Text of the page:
How plastic porous pavers can help provide a durable yet naturally water absorbent area of grass or gravel hard standing to comply with current planning regulations.
The need to regulate water drainage means controls over hard standing
Since 2008 property owners looking to pave a front garden must, under certain circumstances, to apply for planning permission due to the need to control the amount of rain water entering the drainage system at once.
Increased amounts of hard standing as a result of town and city expansion and the general trend for householders to increase hard surface areas around their properties has put our drainage systems under pressure so regulation is required.
The drainage issue
The UK’s drains are coming under greater pressure; more flooding has been experienced in built up areas after periods of heavy rain as drains find it hard to cope with increasing amounts of water entering them during and after rainfall.
Consequently, more absorbent materials such as gravel and permeable block paving, perhaps in conjunction with porous pavers – a honeycomb-style plastic grid base for gravel of even grass such as these Suregreen porous pavers – are becoming more popular in the construction of hard standing areas.
Why are the amounts of water increasing?
Two main reasons:
– as towns and cities expand, more naturally absorbent land is being covered over with hard surfaces such as concrete and tarmac as more houses, other buildings and hard surfaces such as pathways and roads are built.
Trend for hard standing amongst householders
– with the rise of car ownership more off road parking is desirable, so more householders are replacing naturally absorbent grass and earth areas usually to the front of maybe sides of their properties with hard surfaces for parking.
As a result, more rain water runs off these hard surfaces and straight into the drains instead of being absorbed naturally as in the case of grass and earth land areas. This is putting more pressure on the drains with a resultant increase in flooding; couple this with a general climatic change to larger rainfalls over shorter periods of time and the problem is increased.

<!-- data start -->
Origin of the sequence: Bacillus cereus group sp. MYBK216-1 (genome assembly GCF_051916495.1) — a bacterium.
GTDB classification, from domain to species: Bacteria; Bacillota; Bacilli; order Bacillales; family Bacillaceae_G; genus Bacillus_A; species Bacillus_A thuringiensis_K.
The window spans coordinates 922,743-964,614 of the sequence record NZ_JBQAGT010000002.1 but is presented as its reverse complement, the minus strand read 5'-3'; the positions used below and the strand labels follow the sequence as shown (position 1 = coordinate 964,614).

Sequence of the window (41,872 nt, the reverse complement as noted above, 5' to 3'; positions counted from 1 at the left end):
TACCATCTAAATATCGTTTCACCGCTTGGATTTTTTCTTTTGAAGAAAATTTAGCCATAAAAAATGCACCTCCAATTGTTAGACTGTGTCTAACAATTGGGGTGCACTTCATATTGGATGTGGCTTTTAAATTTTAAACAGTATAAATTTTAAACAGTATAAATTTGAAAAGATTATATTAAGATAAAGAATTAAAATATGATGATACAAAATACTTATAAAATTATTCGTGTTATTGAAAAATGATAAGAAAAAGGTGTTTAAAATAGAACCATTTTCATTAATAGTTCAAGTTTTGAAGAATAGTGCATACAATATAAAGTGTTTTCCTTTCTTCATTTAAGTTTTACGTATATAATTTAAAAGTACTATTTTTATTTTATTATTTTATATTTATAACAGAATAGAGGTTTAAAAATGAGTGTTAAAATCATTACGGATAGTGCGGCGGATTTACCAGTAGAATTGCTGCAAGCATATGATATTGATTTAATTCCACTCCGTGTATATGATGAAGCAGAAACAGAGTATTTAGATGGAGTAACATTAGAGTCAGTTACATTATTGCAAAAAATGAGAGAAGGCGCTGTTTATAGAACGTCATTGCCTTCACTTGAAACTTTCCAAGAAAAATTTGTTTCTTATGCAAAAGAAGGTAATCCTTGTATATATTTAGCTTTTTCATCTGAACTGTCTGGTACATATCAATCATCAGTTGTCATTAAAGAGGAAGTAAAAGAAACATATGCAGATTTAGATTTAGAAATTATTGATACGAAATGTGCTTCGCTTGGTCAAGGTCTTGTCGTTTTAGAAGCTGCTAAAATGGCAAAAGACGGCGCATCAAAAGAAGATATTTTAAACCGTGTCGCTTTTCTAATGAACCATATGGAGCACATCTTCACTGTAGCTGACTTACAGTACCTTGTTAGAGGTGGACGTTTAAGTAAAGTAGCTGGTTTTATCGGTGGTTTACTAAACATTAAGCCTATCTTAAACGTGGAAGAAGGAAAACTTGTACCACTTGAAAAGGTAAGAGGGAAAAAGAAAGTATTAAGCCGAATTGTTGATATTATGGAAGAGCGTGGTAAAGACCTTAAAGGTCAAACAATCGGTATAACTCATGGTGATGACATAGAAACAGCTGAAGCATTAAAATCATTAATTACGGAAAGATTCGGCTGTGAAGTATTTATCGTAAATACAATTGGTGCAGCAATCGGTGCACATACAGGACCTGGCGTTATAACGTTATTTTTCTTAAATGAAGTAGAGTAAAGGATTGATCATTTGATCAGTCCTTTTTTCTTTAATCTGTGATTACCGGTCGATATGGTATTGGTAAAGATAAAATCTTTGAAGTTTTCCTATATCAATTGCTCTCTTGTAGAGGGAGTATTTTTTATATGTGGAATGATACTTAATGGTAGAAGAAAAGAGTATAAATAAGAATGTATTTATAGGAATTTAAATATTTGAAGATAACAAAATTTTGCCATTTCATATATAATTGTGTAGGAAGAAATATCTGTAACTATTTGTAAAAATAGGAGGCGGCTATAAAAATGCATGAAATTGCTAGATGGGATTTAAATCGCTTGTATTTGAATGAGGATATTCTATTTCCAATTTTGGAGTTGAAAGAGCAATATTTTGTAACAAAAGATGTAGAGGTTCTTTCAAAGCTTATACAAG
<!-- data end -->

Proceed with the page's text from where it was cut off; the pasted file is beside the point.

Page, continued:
Homeowners are being encouraged to use permeable materials and drainage solutions to help water drain naturally into the ground instead of running off into the drains directly.
To this end, planning regulations decree that planning permission is required if a homeowner wishes to pave their front garden with a hardstanding of more than five square metres if they ARE NOT using a permeable material.
Using permeable materials such as gravel and porous paving means water can behave as it would when falling onto or running along natural land areas; it will be absorbed gradually into the ground beneath the hard standing and enter the drainage system in a more controlled manner.
Plastic porous pavers provide a firm base for materials such as grass and gravel that are prone to being moved after a period of use yet still provide the absorbency required to comply with planning regulations.
While gravel or grass might be initially less in favour in heavy use areas, the laying of porous pavers will add considerably to their durability. So much so that heavy use car parks such as those located at certain tourist attractions use them with natural grass to provide hard wearing car parking.